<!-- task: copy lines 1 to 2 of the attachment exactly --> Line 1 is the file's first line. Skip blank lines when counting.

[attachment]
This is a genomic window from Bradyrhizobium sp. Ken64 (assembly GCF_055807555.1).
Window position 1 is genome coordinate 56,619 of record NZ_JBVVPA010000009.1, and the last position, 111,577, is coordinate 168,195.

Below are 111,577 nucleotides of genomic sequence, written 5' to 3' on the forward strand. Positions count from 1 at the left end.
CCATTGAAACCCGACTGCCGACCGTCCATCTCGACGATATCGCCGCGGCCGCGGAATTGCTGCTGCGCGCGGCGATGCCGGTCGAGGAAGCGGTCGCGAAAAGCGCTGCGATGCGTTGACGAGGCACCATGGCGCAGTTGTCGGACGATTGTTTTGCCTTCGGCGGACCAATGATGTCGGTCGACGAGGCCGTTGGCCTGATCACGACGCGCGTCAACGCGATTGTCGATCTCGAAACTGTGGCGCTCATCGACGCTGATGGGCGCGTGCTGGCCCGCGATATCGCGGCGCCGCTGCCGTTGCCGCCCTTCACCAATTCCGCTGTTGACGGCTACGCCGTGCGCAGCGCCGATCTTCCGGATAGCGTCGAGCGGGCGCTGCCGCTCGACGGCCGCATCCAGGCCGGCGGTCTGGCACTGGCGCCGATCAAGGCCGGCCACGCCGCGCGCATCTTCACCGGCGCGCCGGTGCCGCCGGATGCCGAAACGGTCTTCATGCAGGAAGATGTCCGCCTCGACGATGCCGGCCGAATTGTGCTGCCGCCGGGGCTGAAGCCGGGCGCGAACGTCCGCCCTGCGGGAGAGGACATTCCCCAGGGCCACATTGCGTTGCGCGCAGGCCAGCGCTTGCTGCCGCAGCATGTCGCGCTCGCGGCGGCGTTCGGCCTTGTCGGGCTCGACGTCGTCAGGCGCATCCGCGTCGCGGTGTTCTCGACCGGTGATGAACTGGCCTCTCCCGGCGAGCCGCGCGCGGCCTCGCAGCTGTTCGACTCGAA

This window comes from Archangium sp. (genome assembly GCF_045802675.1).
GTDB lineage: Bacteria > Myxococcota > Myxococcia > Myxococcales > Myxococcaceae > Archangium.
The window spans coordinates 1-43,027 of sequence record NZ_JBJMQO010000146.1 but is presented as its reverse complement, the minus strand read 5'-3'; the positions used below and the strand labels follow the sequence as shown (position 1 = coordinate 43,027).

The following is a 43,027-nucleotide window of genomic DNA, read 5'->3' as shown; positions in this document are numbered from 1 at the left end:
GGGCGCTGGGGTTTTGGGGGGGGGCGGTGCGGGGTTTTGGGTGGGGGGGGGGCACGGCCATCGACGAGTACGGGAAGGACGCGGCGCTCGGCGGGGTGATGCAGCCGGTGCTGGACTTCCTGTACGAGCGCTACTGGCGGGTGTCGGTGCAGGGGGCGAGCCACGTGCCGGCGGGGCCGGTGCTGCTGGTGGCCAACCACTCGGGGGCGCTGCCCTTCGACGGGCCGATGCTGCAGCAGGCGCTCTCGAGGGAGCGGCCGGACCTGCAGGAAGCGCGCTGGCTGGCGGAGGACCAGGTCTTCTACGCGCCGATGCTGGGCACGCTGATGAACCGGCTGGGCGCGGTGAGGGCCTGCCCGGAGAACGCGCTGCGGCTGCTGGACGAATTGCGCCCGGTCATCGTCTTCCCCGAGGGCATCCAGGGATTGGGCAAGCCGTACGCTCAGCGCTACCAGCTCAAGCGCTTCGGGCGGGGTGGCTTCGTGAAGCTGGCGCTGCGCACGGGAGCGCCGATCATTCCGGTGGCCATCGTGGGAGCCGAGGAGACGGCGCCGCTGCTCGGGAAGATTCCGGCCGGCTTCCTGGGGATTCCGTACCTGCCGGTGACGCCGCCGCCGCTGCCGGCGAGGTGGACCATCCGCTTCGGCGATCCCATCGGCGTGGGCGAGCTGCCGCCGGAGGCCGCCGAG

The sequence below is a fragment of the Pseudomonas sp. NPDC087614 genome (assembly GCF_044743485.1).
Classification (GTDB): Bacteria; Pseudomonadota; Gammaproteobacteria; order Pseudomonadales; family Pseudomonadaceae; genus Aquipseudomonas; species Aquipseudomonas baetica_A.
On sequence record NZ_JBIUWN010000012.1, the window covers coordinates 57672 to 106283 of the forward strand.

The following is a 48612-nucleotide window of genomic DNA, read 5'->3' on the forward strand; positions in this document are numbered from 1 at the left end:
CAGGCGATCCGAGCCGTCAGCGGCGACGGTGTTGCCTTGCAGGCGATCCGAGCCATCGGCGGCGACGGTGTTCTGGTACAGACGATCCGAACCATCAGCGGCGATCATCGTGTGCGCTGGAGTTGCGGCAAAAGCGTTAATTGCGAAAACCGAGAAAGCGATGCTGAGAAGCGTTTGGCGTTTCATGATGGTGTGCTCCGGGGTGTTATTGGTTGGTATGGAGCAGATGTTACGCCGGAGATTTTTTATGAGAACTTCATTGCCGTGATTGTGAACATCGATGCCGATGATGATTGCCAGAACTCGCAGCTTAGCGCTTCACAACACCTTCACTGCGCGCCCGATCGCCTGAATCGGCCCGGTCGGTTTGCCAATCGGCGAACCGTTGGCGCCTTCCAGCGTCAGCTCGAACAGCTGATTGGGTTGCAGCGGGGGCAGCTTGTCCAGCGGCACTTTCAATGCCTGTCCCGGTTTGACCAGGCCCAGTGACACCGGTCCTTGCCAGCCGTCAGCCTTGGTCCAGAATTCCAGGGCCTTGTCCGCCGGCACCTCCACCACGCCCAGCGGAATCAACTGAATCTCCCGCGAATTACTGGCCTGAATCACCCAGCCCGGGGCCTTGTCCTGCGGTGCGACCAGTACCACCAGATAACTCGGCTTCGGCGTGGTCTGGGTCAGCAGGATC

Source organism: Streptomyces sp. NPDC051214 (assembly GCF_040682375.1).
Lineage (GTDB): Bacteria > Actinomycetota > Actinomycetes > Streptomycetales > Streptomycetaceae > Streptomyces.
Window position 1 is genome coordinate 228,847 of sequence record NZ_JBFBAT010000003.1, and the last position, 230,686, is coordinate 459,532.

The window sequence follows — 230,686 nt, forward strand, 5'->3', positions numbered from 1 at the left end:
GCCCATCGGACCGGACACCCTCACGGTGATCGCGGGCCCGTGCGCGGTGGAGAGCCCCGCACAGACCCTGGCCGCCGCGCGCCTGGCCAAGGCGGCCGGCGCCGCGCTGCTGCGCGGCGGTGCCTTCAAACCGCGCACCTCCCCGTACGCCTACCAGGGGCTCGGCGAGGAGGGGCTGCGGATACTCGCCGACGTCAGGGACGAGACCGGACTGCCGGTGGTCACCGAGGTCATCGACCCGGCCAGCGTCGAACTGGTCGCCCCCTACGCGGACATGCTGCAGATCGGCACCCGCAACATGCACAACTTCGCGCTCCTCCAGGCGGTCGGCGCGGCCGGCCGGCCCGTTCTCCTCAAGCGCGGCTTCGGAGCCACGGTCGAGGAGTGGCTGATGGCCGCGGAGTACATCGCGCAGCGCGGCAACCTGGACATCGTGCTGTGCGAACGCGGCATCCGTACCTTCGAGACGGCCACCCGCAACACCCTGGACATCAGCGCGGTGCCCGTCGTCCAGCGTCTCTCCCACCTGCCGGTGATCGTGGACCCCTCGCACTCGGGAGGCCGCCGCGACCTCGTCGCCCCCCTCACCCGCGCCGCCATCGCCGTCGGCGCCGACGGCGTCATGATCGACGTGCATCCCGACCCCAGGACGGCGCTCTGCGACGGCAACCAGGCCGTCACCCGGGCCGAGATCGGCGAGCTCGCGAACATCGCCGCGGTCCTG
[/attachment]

This is a genomic window from Bradyrhizobium sp. Ken64 (assembly GCF_055807555.1).
Window position 1 is genome coordinate 56,619 of record NZ_JBVVPA010000009.1, and the last position, 111,577, is coordinate 168,195.